9 Best Fish Oil Substitutes

by John Staughton (BASc, BFA) last updated -

Fish oil is widely touted as an excellent source of omega-3 fatty acids. Omega-3 fatty acids have multiple health benefits, including lowering your risk of heart disease, alleviating depression and menopause, and reducing the risk of Alzheimer’s disease. However, if you’re one of the many people with a fish allergy, or you are a vegan or a vegetarian, just select a fish oil substitute from the list below and keep your omega-3 levels up to the mark!

List of Fish Oil Substitutes

The best fish oil substitutes include omega-3 eggs, plant-based foods, canola oil, flaxseeds, chia seeds, and leafy vegetables. [1]

Omega-3 Eggs

These are eggs that have been fortified by feeding flaxseeds to the chickens. Besides seafood, omega-3 eggs are the only other whole food that contains biologically active DHA and EPA fatty acids.

Fish oil yellow capsules on a wooden spoon on a wooden counter

If you don’t eat a lot of oily fish, taking a fish oil supplement could help you get enough omega-3 fatty acids. Photo Credit: Shutterstock

Plant-Based Foods

Vegetables and other plant-based foods contain alpha-linolenic acid (ALA), which the body partially converts into DHA and EPA. One of the best sources of ALA is flaxseed oil. You can also add whole flaxseeds to salads, cereals, and bread. [2]


Flaxseeds are a close fish oil substitute for those wanting a vegan option. Flaxseed oil, too, is a rich source of omega-3 fatty acids like eicosapentaenoic acid (EPA) and docosahexaenoic acid (DHA). Moreover, it also consists of the plant-based omega-3 acid alpha-linolenic acid (ALA), thereby boosting your health in many ways.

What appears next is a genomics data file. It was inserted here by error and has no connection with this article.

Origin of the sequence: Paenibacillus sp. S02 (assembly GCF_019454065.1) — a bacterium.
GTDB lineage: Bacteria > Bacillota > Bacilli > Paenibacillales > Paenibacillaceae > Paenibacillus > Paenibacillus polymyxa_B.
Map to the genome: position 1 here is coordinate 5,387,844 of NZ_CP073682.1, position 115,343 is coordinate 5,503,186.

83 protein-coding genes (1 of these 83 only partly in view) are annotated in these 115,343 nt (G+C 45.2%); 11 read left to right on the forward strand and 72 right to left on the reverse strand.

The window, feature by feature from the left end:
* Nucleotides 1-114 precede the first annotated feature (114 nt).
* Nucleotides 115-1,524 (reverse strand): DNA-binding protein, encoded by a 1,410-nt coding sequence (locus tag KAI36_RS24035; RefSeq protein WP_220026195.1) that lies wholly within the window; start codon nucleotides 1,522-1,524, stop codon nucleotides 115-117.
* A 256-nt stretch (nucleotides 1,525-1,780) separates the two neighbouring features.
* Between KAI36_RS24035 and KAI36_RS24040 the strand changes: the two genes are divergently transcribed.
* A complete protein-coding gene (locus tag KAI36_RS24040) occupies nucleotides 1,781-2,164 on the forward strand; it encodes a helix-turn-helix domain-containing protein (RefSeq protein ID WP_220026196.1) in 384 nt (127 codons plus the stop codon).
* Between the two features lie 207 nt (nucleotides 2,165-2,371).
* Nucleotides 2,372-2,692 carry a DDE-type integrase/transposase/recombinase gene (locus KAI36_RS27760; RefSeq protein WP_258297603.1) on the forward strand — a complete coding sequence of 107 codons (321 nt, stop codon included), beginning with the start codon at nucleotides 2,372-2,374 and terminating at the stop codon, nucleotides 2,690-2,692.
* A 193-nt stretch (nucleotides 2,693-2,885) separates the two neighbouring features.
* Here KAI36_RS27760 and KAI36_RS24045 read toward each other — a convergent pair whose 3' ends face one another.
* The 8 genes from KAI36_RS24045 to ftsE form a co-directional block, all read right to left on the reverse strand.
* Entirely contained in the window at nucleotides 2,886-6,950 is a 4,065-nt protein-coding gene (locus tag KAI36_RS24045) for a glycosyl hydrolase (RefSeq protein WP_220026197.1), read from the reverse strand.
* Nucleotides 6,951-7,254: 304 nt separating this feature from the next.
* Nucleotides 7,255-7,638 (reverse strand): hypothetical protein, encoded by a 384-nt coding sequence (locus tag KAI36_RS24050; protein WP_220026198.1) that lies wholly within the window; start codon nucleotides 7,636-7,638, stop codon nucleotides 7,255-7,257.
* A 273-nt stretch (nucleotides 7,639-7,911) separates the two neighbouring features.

Canola Oil

Canola oil is derived from the rapeseed plant, and is another source of ALA, containing both omega-6 and omega-3 fatty acids. It is also high in monounsaturated fats, which can lower your risk for heart diseases. One tablespoon serving of canola oil contains roughly ten percent of your daily ALA. However, this oil is high in calories, therefore should be used in small amounts.

Dark Leafy Greens

Green leafy vegetables like kale and spinach not only have protein and ALA fatty acids, but they are also packed with vitamins and minerals. 2 cups of these veggies a day will give you roughly half your recommended omega-3 intake, plus plenty of other health benefits. [3]


A quarter cup of raw walnuts will give you about 14% of your daily ALA, as well as manganese, iron, selenium, and other essential minerals. However, like all nuts, walnuts are a high-calorie, high-fat snack, so they are best when used as part of a comprehensive omega-3 diet.

Chia Seeds

Chia seeds are a rich source of omega-3 fatty acids like ALA and therefore, are a great fish oil substitute. Add them to your salads or sandwiches for a healthy boost.


Soybeans and tofu provide roughly 7% of your daily required intake of ALA per tablespoon of soybean oil or half-cup serving of tofu.

Omega-3 Supplements

Supplements do not always perform as well, or show as many benefits, as getting your omega-3s from foods in which they occur naturally. There are many foods that are now fortified with omega-3s such as milk and juice. DHA supplements made from algae are also available, but the amounts of omega-3s are often lesser than those found in fish and eggs. [4]

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About the Author

John Staughton is a traveling writer, editor, publisher and photographer with English and Integrative Biology degrees from the University of Illinois in Champaign-Urbana (USA). He co-founded the literary journal, Sheriff Nottingham, and now serves as the Content Director for Stain’d Arts, a non-profit based in Denver, Colorado. On a perpetual journey towards the idea of home, he uses words to educate, inspire, uplift and evolve.

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